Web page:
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Daniel Kern
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It seems to me that farmers markets are not very profitable operations. As far as I can tell, In NE TX at least, the farmers market is at best a good place to advertise yourself. It seems that the farmers market is a good place to get the word out for a CSA, pick your own, coop, or something else. But my question is: what could that something else be? and according to experience what marketing model has been profitable for you?
 
John Polk
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Location: Currently in Lake Stevens, WA. Home in Spokane
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I think that 'profitability' for farmer's markets is largely relative to location.
In rural America, where commercial agriculture is king, most people could care less if something is 'Organic'. Hell, in some regions, claiming 'organic' tends to put you in the enemy's camp as far as the locals are concerned. You are challenging how their family has been growing food for generations.

To demand higher prices, you need to be in a well populated region where incomes are higher, and more people see an advantage to buying organic produce.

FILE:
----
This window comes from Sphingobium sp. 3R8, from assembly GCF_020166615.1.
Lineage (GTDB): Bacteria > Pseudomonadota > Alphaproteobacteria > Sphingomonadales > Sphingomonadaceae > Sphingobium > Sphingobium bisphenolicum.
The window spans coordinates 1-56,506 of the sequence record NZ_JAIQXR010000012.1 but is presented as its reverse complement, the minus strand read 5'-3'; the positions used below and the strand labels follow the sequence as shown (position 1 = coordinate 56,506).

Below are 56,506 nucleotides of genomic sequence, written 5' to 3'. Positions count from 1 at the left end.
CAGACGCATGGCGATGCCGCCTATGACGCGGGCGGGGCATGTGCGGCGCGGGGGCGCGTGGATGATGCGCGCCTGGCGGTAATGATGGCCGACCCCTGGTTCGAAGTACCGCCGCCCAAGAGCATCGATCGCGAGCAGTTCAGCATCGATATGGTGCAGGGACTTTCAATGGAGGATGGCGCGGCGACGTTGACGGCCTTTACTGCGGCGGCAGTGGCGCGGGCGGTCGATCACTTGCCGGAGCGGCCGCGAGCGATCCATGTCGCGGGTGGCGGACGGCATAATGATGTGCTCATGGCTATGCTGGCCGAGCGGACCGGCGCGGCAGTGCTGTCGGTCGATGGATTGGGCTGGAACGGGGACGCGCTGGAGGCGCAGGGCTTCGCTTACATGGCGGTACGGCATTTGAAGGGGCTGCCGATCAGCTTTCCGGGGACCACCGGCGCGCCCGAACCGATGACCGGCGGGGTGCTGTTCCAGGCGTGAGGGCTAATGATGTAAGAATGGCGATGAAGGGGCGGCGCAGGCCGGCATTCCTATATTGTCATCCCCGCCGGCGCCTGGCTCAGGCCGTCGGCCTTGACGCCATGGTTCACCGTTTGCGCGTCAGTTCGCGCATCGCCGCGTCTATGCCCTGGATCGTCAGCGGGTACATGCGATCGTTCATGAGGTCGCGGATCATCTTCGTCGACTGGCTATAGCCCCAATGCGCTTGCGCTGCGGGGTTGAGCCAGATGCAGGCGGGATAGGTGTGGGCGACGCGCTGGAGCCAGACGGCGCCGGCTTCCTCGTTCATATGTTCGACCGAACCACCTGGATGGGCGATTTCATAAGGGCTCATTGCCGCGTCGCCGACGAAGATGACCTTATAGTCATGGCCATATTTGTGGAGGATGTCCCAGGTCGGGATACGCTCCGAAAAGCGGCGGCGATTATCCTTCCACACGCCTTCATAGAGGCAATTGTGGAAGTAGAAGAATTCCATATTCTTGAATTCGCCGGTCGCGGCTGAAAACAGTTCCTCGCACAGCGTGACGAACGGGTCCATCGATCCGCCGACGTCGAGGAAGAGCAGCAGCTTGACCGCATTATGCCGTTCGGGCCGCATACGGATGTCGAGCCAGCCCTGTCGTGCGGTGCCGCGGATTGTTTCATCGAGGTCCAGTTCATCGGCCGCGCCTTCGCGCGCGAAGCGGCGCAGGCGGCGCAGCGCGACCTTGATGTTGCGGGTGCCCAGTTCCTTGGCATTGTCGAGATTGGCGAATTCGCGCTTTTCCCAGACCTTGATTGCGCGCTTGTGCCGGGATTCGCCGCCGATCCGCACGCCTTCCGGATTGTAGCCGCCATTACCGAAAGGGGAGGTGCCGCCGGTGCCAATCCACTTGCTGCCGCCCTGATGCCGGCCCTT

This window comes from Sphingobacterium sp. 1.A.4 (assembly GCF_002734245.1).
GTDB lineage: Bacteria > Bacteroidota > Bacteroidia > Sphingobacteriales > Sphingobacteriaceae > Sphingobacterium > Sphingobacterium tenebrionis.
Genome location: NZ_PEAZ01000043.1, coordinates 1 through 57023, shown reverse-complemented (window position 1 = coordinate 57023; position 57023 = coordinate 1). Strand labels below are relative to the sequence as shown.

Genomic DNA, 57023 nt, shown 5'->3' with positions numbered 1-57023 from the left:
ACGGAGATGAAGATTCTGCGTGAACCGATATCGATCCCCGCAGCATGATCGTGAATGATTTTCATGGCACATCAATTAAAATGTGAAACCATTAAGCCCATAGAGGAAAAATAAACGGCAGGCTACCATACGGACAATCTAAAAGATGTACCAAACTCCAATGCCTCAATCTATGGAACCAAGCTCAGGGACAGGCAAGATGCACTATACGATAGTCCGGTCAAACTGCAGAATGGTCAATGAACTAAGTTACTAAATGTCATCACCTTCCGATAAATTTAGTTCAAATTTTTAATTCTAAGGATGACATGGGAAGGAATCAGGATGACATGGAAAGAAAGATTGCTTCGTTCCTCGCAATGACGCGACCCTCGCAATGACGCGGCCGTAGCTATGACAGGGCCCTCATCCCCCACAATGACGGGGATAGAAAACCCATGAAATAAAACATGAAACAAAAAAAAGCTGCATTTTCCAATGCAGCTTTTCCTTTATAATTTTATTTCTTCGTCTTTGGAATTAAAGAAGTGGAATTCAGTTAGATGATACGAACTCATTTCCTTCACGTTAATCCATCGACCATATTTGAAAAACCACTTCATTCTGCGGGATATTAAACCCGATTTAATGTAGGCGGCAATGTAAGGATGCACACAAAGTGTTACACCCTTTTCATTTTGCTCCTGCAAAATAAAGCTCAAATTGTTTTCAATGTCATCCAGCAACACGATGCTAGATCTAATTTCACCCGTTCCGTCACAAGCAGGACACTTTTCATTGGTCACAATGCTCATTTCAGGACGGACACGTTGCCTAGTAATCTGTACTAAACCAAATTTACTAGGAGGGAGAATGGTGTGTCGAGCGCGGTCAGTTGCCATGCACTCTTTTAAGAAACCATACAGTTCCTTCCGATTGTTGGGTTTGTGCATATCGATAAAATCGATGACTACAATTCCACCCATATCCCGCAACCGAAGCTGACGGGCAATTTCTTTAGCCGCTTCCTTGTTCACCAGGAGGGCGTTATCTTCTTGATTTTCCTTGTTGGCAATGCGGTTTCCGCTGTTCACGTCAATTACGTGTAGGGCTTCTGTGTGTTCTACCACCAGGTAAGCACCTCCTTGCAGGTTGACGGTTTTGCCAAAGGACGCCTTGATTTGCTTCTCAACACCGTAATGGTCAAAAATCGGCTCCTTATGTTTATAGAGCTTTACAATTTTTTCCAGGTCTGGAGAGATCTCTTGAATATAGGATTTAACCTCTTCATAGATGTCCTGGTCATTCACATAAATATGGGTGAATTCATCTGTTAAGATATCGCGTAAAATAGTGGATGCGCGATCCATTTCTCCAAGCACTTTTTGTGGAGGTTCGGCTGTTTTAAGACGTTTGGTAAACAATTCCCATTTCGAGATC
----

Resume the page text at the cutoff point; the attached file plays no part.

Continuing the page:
By the same token, if you live in such a region, your cost of living will probably be higher. So even if you can charge twice as much for tomatoes (or peas, or...) as your country cousin, it costs you twice as much to live. The cheaper land is usually further from those bigger cities, so you will spend more time and fuel getting to and from the farmer's market. It is all about a trade-off. How far do you need to go to get affordable land, vs how far do you need to go to find a market willing to pay the prices that you need to make it worth your while?

Another thing I see is that almost all of the vendors seem to have the same things for sale. Everybody thinks they will get rich selling tomatoes for $x.xx per pound. But if all 94 vendors have bushel baskets full of tomatoes, they have probably outgrown the saturation point of the local tomato market. Find out what you can grow in quantity in your region that is not represented in the other vendor's selection. Those are the products that will attract attention to your produce stand. If I walk past 20 displays of tomatoes, cucumbers, and watermelons, I probably won't slow down. But, when I get to the first display of peas, string beans or cabbage, I'll stop and take a look. Salad greens is another one. Dozens of vendors each have dozens of varieties of salad greens. How much salad greens is a typical buyer going to buy on any given day? Not a lot.

Trying to get an assortment of popular local foods that the other vendors don't offer is a great way to get them to stop at your stand.

 
2017 Permaculture Design Course at Wheaton Labs
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